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|In: J. Clin. Invest. 118(12): 3904-3916 (2008)
AIP1 functions as an endogenous inhibitor of VEGFR2-mediated signaling and inflammatory angiogenesis in mice
Haifeng Zhang, Yun He, Shengchuan Dai, Zhe Xu, Yan Luo, Ting Wan, Dianhong Luo, Dennis Jones, Shibo Tang, Hong Chen, William C. Sessa and Wang Min
ASK1-interacting protein-1 (AIP1), a recently identified member of the Ras GTPase-activating protein family, is highly expressed in vascular ECs and regulates EC apoptosis in vitro. However, its function in vivo has not been established. To study this, we generated AIP1-deficient mice (KO mice). Although these mice showed no obvious defects in vascular development, they exhibited dramatically enhanced angiogenesis in 2 models of inflammatory angiogenesis. In one of these models, the enhanced angiogenesis observed in the KO mice was associated with increased VEGF-VEGFR2 signaling. Consistent with this, VEGF-induced ear, cornea, and retina neovascularization were greatly augmented in KO mice and the enhanced retinal angiogenesis was markedly diminished by overexpression of AIP1. In vitro, VEGF-induced EC migration was inhibited by AIP1 overexpression, whereas it was augmented by both AIP1 knockout and knockdown, with the enhanced EC migration caused by AIP1 knockdown being associated with increased VEGFR2 signaling. We present mechanistic data that suggest AIP1 is recruited to the VEGFR2-PI3K complex, binding to both VEGFR2 and PI3K p85, at a late phase of the VEGF response, and that this leads to inhibition of VEGFR2 signaling. Taken together, our data demonstrate that AIP1 functions as an endogenous inhibitor in VEGFR2-mediated adaptive angiogenesis in mice.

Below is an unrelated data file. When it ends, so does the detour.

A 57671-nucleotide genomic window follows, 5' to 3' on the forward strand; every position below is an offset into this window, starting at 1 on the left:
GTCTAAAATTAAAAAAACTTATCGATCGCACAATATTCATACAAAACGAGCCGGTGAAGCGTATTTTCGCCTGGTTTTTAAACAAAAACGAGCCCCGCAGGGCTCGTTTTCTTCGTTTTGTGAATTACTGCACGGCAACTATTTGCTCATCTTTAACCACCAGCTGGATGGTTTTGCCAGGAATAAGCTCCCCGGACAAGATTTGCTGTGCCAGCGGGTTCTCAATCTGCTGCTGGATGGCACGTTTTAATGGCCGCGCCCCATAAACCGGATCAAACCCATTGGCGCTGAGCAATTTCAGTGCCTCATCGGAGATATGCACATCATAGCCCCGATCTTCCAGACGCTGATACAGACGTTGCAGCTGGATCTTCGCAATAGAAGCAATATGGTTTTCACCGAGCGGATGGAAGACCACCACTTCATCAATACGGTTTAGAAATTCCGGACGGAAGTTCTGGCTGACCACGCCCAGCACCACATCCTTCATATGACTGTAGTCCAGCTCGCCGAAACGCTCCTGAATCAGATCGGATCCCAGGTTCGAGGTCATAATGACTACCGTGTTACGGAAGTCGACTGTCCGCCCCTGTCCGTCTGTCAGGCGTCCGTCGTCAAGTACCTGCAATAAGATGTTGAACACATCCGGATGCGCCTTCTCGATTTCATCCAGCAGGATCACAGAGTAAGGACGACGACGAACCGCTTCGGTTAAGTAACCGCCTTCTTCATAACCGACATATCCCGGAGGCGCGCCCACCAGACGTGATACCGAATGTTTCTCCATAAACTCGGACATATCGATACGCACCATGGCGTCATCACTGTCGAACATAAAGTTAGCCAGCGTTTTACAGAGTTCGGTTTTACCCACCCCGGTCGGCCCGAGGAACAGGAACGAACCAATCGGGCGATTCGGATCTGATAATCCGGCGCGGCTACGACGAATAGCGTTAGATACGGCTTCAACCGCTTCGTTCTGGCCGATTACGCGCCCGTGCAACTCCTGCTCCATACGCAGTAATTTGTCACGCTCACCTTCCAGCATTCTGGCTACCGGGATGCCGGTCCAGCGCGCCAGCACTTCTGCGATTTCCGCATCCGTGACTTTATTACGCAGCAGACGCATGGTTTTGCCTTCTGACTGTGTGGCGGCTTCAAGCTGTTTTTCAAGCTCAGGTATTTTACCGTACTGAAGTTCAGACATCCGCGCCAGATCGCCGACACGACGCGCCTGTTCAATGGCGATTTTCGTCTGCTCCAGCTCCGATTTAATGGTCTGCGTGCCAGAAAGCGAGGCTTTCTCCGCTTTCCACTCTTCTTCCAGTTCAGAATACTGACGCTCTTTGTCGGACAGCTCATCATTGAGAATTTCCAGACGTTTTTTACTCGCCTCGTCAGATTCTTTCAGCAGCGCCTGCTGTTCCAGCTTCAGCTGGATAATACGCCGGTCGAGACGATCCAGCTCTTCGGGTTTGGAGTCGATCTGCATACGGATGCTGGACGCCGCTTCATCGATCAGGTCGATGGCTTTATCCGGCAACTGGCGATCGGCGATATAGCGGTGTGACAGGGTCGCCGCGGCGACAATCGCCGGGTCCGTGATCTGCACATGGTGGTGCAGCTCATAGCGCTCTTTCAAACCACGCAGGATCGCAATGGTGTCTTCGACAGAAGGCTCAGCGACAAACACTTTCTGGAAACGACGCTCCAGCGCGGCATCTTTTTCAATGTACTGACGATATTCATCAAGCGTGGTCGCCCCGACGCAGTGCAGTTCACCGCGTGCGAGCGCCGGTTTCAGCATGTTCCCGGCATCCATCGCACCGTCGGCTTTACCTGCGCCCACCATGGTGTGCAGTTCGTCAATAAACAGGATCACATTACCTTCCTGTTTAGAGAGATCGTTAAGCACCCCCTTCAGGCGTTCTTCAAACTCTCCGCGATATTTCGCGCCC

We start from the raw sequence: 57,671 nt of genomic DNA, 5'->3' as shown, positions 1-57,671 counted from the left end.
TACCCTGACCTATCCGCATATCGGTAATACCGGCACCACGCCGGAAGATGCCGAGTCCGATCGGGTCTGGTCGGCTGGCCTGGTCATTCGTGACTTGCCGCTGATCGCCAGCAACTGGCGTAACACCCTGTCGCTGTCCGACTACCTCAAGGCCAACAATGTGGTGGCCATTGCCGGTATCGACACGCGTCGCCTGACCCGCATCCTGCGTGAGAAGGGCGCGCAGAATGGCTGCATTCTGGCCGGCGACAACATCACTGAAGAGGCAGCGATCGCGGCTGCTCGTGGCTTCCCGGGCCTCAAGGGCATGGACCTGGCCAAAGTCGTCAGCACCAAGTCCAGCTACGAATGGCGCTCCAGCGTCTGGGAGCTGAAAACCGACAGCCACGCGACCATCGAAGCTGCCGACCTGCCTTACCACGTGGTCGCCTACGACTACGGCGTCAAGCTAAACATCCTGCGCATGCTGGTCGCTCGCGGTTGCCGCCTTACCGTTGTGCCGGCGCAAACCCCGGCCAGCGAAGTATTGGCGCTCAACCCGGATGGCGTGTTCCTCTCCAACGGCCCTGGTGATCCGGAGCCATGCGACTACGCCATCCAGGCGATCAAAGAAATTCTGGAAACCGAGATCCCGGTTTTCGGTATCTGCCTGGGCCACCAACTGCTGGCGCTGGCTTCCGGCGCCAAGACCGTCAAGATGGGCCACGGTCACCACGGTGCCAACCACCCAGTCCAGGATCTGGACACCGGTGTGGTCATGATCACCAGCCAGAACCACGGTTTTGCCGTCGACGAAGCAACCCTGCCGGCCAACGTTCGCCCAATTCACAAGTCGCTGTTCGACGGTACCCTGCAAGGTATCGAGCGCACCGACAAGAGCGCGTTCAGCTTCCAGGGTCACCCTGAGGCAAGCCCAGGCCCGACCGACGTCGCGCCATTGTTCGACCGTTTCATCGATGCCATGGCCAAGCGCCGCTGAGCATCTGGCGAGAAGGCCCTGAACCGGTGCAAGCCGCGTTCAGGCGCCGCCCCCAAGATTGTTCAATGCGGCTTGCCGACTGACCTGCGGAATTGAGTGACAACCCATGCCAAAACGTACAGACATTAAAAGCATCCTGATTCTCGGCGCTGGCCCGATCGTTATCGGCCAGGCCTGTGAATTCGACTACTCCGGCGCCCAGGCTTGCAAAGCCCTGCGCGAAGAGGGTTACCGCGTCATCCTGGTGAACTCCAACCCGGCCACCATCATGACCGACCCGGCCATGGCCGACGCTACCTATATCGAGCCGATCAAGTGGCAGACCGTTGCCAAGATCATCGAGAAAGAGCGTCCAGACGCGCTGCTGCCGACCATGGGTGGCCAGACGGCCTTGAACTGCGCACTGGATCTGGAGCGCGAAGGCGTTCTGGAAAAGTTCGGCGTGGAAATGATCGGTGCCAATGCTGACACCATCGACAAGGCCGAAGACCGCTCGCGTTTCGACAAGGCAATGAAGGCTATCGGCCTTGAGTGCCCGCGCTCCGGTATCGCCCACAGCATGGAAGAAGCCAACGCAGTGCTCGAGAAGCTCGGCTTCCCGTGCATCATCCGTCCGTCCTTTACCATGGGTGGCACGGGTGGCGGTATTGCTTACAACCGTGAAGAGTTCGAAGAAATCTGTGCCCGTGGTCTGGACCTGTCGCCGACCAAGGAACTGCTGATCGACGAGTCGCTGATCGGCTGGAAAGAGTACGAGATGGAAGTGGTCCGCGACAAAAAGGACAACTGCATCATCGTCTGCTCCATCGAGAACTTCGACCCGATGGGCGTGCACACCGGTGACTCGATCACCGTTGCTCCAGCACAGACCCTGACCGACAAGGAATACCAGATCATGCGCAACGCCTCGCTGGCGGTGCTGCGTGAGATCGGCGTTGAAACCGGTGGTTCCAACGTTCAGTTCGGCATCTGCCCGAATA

|In: The Journal of Cell Biology, Vol. 183, No. 3, 527-542
Endothelial adhesion receptors are recruited to adherent leukocytes by inclusion in preformed tetraspanin nanoplatforms
Olga Barreiro, Moreno Zamai, María Yáñez-Mó, Emilio Tejera, Pedro López-Romero, Peter N. Monk, Enrico Gratton, Valeria R. Caiolfa, and Francisco Sánchez-Madrid